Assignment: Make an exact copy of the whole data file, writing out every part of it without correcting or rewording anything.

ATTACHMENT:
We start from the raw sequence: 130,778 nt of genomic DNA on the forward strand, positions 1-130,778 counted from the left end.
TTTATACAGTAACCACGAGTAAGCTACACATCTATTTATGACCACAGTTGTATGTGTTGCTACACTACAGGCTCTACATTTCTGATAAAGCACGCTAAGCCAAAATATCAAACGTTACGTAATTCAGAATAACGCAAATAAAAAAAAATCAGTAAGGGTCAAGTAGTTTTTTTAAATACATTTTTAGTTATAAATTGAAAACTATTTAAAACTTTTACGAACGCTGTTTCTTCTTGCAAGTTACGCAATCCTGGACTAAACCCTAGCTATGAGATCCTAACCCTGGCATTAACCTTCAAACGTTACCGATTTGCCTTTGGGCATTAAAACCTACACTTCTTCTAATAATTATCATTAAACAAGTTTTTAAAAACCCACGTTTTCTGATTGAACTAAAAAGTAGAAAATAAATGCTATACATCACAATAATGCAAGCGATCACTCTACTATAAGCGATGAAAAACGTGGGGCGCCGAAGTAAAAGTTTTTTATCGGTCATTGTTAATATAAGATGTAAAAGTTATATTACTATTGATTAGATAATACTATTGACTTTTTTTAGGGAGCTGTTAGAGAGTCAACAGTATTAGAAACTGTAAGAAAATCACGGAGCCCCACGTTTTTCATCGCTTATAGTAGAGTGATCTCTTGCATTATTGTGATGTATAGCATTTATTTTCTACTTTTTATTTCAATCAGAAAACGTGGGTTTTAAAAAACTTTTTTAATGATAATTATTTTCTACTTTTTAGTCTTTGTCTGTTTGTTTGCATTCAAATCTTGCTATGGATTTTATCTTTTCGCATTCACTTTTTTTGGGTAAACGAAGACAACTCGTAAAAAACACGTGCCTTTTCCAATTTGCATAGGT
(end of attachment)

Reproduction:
We start from the raw sequence: 130,778 nt of genomic DNA on the forward strand, positions 1-130,778 counted from the left end.
TTTATACAGTAACCACGAGTAAGCTACACATCTATTTATGACCACAGTTGTATGTGTTGCTACACTACAGGCTCTACATTTCTGATAAAGCACGCTAAGCCAAAATATCAAACGTTACGTAATTCAGAATAACGCAAATAAAAAAAAATCAGTAAGGGTCAAGTAGTTTTTTTAAATACATTTTTAGTTATAAATTGAAAACTATTTAAAACTTTTACGAACGCTGTTTCTTCTTGCAAGTTACGCAATCCTGGACTAAACCCTAGCTATGAGATCCTAACCCTGGCATTAACCTTCAAACGTTACCGATTTGCCTTTGGGCATTAAAACCTACACTTCTTCTAATAATTATCATTAAACAAGTTTTTAAAAACCCACGTTTTCTGATTGAACTAAAAAGTAGAAAATAAATGCTATACATCACAATAATGCAAGCGATCACTCTACTATAAGCGATGAAAAACGTGGGGCGCCGAAGTAAAAGTTTTTTATCGGTCATTGTTAATATAAGATGTAAAAGTTATATTACTATTGATTAGATAATACTATTGACTTTTTTTAGGGAGCTGTTAGAGAGTCAACAGTATTAGAAACTGTAAGAAAATCACGGAGCCCCACGTTTTTCATCGCTTATAGTAGAGTGATCTCTTGCATTATTGTGATGTATAGCATTTATTTTCTACTTTTTATTTCAATCAGAAAACGTGGGTTTTAAAAAACTTTTTTAATGATAATTATTTTCTACTTTTTAGTCTTTGTCTGTTTGTTTGCATTCAAATCTTGCTATGGATTTTATCTTTTCGCATTCACTTTTTTTGGGTAAACGAAGACAACTCGTAAAAAACACGTGCCTTTTCCAATTTGCATAGGT